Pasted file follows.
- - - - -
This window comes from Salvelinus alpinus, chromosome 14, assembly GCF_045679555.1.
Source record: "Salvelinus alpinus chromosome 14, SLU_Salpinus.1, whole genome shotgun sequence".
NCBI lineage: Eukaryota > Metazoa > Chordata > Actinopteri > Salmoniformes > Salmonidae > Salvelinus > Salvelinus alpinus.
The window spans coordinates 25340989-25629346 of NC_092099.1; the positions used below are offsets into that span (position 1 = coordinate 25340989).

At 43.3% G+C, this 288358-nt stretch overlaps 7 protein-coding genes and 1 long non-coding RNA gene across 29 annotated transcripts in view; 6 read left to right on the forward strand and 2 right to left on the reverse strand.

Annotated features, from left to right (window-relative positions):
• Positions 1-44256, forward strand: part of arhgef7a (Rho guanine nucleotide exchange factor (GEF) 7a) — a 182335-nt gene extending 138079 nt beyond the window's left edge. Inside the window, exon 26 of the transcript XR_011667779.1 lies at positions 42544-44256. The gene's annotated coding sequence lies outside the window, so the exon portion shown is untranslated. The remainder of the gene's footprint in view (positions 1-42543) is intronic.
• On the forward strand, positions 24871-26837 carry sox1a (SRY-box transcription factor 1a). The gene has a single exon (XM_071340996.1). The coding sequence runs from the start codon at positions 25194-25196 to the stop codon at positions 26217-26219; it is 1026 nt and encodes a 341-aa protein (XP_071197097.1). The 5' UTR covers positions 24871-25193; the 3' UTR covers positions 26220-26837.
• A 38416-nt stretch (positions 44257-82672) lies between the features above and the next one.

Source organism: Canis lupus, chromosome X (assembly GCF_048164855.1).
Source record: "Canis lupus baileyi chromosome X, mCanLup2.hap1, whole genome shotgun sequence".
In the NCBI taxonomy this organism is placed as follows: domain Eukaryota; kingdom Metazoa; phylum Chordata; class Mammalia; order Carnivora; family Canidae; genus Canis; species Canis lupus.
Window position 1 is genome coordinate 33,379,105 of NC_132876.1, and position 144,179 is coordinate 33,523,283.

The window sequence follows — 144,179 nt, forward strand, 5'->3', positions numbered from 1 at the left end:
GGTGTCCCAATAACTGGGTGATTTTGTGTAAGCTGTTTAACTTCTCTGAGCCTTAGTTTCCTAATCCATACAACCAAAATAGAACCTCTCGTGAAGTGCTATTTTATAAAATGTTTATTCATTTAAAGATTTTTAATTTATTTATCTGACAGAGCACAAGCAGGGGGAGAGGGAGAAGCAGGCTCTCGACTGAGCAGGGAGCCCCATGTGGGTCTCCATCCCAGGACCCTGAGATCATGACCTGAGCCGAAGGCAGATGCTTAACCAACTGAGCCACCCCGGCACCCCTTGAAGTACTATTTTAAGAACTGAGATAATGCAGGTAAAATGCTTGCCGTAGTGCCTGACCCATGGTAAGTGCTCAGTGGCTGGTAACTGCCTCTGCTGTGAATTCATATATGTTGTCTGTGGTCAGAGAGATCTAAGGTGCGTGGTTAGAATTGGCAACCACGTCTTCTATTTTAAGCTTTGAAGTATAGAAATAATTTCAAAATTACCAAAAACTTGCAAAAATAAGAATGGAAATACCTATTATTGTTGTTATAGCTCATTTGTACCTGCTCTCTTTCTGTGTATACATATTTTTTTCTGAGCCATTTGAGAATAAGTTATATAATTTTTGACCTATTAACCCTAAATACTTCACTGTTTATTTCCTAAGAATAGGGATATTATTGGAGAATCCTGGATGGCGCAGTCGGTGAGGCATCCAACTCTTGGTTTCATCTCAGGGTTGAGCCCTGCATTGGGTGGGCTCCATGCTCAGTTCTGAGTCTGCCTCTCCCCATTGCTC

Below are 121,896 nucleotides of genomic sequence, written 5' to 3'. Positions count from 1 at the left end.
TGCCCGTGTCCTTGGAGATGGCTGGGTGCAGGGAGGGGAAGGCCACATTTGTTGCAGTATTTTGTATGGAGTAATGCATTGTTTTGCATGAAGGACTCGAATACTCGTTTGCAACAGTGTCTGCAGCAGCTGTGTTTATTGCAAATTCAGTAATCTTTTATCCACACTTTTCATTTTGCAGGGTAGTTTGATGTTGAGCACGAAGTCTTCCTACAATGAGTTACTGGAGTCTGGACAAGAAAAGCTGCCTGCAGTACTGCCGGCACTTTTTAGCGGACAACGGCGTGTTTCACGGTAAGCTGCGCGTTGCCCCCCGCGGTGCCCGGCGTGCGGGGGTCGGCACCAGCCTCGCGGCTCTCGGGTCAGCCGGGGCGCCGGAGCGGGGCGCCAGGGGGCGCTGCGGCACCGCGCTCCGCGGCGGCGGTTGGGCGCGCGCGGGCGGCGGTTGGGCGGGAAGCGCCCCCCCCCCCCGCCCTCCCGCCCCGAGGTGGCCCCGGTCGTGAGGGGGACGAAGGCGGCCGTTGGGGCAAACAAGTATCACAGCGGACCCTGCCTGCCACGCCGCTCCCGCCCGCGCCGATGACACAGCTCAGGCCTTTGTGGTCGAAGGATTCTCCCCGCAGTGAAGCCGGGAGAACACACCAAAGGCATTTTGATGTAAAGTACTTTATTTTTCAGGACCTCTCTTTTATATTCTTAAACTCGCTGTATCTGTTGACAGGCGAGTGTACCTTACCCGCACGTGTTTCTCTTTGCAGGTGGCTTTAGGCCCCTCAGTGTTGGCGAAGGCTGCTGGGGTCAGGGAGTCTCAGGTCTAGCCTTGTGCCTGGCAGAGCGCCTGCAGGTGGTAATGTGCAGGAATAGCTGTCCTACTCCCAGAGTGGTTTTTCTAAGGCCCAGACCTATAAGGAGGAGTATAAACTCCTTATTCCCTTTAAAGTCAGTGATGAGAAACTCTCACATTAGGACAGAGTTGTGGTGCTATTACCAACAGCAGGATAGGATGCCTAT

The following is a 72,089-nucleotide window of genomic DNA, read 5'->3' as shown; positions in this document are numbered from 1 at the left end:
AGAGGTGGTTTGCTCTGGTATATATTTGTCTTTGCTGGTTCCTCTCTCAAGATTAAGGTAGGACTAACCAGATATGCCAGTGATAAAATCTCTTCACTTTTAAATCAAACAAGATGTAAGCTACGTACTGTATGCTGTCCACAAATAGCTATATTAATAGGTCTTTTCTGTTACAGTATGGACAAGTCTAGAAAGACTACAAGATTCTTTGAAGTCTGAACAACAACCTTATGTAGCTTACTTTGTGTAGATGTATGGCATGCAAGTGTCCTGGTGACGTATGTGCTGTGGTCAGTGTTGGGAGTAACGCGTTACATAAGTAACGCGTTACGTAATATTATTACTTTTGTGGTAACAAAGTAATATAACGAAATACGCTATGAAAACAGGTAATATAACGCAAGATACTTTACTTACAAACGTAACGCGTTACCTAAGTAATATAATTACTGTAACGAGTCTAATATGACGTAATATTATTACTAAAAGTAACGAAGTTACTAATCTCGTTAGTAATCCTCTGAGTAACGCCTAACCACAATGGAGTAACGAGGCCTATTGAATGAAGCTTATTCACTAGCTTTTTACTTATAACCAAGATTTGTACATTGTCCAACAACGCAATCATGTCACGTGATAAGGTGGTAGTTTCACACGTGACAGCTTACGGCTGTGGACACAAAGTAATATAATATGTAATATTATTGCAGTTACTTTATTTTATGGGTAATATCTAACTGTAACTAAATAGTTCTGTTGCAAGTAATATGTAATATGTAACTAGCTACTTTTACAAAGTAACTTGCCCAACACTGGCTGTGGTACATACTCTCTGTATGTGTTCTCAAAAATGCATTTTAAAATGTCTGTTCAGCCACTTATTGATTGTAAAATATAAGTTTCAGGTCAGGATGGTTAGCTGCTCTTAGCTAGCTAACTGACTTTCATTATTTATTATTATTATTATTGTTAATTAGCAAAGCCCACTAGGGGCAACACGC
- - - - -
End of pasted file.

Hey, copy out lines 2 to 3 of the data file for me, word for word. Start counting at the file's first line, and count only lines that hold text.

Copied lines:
Source record: "Salvelinus alpinus chromosome 14, SLU_Salpinus.1, whole genome shotgun sequence".
NCBI lineage: Eukaryota > Metazoa > Chordata > Actinopteri > Salmoniformes > Salmonidae > Salvelinus > Salvelinus alpinus.